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Background: As part of an upgrade to A6/MM, I ended up having to wipe my phone. I did however back up /data/app and /data/data before I wiped. After the upgrade I rsync'ed /data/data back to the phone. Then I proceeded to re-install some apps from google play.

I expected the app data in /data/data to be used, but instead the app install first failed, but on 2nd attempt the install worked (finished), BUT it overwrote all my settings (etc) that I had restored into /data/data. My question is, how do I avoid this? Was the first install fail because the app installer saw the old data?

The app in question was Zoiper Lite, but I don't think the specific app is terribly significant. Is there something about wiping (factory reset) that causes the apk install process to expect no data and therefore fail, but then erasing data if you insist with a 2nd attempt? Of course, what I really want is a workaround so I can install the app AND keep the old data. I have lots of apps for which I would like to do this, so it is definitely a problem...

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    Why not install the app and then rsync its data? That said, some apps generate install-specific data in there (such as API access tokens), so it can't necessarily be reused from one install to another. – Dan Hulme Mar 8 '17 at 11:24
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DO NOT create the folders before the app itself does, as you often won't be able to get permissions, ownership and contexts right. Instead, after a new install, run the app once to let it create the file structure, then proceed to overwrite. It's also highly recommended to find which exact file(s) stores the preferences/data you want to restore - usually just some XML files in shared_prefs sub-folder - and restore them only.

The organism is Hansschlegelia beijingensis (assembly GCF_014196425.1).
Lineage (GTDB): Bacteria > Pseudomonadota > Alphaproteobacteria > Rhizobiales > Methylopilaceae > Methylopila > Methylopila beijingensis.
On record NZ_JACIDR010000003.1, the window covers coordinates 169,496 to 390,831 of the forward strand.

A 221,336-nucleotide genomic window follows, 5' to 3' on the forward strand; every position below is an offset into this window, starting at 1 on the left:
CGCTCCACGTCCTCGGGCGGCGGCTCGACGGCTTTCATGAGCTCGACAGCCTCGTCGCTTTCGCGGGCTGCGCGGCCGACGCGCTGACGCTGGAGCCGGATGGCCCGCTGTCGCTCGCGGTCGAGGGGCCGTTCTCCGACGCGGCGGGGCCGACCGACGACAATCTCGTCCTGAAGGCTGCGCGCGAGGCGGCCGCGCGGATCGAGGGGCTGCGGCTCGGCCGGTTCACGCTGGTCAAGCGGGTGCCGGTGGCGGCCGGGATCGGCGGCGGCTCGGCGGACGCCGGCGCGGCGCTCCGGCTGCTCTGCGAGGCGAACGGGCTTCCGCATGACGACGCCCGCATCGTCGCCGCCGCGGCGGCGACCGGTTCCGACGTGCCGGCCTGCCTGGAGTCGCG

The final solution to such problems in the future would be just using apps like Titanium Backup to automate the backup/restore process.

EDIT: I downloaded Zoiper myself and tested: I modified some preferences, backed up /data/data/com.zoiper.android.app/shared_prefs/com.zoiper.android.app_preferences.xml, then cleared data and re-ran the app to let it generate structure. I restored the pref file afterwards, and they did get restored after I did the 1st trick. The thing is, don't forget to first force close the app before you try to replace stuff, or the running app will simply ignore it.

  • When replacing files, take very good care of ownership. Each app gets a Unix user/group assigned on install – and with a fresh install, it's rarely the same it was before. So full ack on "TiBu does the job" :) – Izzy Mar 8 '17 at 8:06
  • @Izzy Damn, ownership! I knew I missed something but couldn't grasp it when writing... Edited – Andy Yan Mar 8 '17 at 8:13
  • @Izzy Weirdly, in my experience, although putting a full structure without taking of ownership, etc. won't work, overwriting a single file does, and after opening the app next time, the permission and ownership are corrected to their intended values... Android sure works in ways I can't comprehend right now. – Andy Yan Mar 8 '17 at 8:15
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    Nothing unusual, Andy. If the app owns the directory, it can delete/replace all files within. If it doesn't own the directory, it cannot do a thing with the contents. So if you replaced the entire structure, the top-level directory (and all within) belonged to "another user", and the app couldn't deal with it – while when you placed a single file, it could. Same thing on Linux/Unix; I remember it back from my days at the university, where we shared folders in our students' group: who owned the folder had the power :) – Izzy Mar 8 '17 at 8:47
  • @Izzy Wow. So it's *nix working in ways I need to learn badly. Now I gradually know why seniors said to me "you're never too old to learn Linux"... – Andy Yan Mar 8 '17 at 8:53

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